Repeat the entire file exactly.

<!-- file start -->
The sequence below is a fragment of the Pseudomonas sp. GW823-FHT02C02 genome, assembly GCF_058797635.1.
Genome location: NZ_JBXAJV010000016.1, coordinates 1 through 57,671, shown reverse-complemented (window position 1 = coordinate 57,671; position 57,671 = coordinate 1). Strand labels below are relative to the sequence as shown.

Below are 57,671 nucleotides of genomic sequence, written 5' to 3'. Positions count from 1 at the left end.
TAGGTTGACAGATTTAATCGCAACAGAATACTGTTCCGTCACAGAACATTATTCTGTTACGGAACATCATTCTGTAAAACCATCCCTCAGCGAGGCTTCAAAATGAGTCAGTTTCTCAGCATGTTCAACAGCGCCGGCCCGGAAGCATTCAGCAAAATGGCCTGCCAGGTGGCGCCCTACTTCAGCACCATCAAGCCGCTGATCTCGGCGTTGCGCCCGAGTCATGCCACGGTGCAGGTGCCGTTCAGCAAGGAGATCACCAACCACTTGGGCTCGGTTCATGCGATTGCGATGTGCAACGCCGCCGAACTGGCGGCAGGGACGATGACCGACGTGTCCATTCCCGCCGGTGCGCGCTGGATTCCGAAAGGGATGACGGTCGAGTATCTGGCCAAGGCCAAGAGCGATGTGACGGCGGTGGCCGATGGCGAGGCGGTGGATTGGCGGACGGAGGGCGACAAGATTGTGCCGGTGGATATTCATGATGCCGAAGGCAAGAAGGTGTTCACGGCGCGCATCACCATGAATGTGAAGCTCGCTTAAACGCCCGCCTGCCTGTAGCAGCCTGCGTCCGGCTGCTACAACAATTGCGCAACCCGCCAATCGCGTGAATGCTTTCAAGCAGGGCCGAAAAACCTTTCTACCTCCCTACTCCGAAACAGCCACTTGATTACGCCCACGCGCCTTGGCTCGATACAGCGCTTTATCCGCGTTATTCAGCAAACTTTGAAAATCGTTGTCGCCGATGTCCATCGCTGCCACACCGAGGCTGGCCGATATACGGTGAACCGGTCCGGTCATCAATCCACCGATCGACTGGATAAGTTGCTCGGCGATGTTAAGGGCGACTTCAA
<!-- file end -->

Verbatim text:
The sequence below is a fragment of the Pseudomonas sp. GW823-FHT02C02 genome, assembly GCF_058797635.1.
Genome location: NZ_JBXAJV010000016.1, coordinates 1 through 57,671, shown reverse-complemented (window position 1 = coordinate 57,671; position 57,671 = coordinate 1). Strand labels below are relative to the sequence as shown.

Below are 57,671 nucleotides of genomic sequence, written 5' to 3'. Positions count from 1 at the left end.
TAGGTTGACAGATTTAATCGCAACAGAATACTGTTCCGTCACAGAACATTATTCTGTTACGGAACATCATTCTGTAAAACCATCCCTCAGCGAGGCTTCAAAATGAGTCAGTTTCTCAGCATGTTCAACAGCGCCGGCCCGGAAGCATTCAGCAAAATGGCCTGCCAGGTGGCGCCCTACTTCAGCACCATCAAGCCGCTGATCTCGGCGTTGCGCCCGAGTCATGCCACGGTGCAGGTGCCGTTCAGCAAGGAGATCACCAACCACTTGGGCTCGGTTCATGCGATTGCGATGTGCAACGCCGCCGAACTGGCGGCAGGGACGATGACCGACGTGTCCATTCCCGCCGGTGCGCGCTGGATTCCGAAAGGGATGACGGTCGAGTATCTGGCCAAGGCCAAGAGCGATGTGACGGCGGTGGCCGATGGCGAGGCGGTGGATTGGCGGACGGAGGGCGACAAGATTGTGCCGGTGGATATTCATGATGCCGAAGGCAAGAAGGTGTTCACGGCGCGCATCACCATGAATGTGAAGCTCGCTTAAACGCCCGCCTGCCTGTAGCAGCCTGCGTCCGGCTGCTACAACAATTGCGCAACCCGCCAATCGCGTGAATGCTTTCAAGCAGGGCCGAAAAACCTTTCTACCTCCCTACTCCGAAACAGCCACTTGATTACGCCCACGCGCCTTGGCTCGATACAGCGCTTTATCCGCGTTATTCAGCAAACTTTGAAAATCGTTGTCGCCGATGTCCATCGCTGCCACACCGAGGCTGGCCGATATACGGTGAACCGGTCCGGTCATCAATCCACCGATCGACTGGATAAGTTGCTCGGCGATGTTAAGGGCGACTTCAA